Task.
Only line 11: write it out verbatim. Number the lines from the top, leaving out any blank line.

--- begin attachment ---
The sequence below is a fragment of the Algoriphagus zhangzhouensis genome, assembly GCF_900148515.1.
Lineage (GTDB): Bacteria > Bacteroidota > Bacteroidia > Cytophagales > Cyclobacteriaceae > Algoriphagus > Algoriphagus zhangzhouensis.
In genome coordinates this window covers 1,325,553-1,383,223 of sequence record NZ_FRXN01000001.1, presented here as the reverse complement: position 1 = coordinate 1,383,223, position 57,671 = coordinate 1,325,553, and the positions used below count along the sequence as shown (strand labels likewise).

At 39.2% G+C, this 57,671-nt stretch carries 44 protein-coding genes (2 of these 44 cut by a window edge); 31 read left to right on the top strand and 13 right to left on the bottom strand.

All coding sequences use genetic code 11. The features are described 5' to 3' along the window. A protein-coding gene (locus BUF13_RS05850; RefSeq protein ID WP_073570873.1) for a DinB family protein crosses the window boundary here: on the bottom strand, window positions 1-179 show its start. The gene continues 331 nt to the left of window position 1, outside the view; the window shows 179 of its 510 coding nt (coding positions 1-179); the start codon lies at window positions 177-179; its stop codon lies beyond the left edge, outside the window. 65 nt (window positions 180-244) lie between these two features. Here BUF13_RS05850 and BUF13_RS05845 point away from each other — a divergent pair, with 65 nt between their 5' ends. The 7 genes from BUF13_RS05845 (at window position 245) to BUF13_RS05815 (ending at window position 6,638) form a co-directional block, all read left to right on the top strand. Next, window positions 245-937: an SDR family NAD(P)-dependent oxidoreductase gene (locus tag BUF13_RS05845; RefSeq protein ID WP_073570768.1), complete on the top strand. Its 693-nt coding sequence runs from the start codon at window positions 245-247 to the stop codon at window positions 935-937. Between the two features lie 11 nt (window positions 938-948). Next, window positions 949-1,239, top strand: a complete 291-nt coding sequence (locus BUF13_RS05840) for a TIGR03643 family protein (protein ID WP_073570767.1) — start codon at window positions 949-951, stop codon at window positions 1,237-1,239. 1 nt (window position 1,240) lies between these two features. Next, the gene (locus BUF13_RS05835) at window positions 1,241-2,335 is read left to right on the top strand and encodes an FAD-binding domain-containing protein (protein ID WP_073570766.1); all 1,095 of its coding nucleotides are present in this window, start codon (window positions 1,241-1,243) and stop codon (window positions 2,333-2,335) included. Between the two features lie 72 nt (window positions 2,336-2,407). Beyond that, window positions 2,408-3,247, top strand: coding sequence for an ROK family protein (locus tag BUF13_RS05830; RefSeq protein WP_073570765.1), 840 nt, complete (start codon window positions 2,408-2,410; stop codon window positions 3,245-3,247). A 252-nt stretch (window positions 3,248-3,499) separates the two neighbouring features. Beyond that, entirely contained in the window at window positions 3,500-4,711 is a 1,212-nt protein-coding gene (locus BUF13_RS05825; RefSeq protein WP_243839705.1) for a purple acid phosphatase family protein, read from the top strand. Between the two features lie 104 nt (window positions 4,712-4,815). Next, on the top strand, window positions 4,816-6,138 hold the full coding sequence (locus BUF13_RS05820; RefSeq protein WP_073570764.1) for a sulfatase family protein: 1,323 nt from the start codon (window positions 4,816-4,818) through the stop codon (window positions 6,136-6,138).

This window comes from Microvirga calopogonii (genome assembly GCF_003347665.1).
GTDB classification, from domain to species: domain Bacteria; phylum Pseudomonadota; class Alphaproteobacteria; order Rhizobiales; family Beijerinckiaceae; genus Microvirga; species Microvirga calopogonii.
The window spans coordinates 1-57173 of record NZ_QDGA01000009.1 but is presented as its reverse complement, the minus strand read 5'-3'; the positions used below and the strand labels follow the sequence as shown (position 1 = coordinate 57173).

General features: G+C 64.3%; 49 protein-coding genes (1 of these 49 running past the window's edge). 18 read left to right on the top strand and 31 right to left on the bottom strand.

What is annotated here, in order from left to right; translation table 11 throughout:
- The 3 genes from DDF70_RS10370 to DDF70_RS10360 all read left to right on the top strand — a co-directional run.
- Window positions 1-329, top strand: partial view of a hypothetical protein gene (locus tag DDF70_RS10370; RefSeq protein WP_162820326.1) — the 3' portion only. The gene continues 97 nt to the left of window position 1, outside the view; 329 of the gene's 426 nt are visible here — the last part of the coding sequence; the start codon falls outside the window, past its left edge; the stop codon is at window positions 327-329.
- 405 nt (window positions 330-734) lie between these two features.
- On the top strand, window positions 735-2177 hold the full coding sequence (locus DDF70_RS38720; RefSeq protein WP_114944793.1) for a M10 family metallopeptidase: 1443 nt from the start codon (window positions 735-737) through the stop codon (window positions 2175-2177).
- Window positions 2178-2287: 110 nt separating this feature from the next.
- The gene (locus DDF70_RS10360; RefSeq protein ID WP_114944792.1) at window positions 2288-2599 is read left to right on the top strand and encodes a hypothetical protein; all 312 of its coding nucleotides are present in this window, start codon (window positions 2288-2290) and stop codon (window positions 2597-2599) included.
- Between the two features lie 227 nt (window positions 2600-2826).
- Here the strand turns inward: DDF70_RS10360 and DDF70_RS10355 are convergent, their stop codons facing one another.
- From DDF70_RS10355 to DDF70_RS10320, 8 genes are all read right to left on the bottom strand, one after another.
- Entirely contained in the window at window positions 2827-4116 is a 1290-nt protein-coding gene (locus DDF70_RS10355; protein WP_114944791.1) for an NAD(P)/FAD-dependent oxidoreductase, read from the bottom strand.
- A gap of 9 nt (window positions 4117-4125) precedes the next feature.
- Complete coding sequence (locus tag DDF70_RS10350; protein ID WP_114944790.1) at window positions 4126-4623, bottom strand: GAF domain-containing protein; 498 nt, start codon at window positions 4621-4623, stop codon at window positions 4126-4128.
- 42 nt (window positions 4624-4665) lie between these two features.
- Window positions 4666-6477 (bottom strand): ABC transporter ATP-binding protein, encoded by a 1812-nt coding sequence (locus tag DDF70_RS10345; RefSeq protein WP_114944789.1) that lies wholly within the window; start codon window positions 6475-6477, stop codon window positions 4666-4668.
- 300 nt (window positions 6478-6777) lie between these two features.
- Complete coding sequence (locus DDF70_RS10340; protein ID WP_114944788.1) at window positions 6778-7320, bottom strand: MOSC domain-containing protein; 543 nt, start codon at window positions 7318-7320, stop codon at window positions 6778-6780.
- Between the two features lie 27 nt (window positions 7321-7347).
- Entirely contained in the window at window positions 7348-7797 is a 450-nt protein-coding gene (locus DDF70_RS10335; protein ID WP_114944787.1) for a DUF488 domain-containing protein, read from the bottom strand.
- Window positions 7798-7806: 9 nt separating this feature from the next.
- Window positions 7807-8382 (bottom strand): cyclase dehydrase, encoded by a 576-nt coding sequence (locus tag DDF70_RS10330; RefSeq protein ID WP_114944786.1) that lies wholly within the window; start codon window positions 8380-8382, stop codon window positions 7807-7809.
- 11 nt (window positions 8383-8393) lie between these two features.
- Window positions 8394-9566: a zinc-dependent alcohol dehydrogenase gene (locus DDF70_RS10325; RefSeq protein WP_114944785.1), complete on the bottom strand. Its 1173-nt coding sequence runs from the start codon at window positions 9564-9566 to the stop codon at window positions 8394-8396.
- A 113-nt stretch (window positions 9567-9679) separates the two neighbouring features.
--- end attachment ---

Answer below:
- The 3 genes from DDF70_RS10370 to DDF70_RS10360 all read left to right on the top strand — a co-directional run.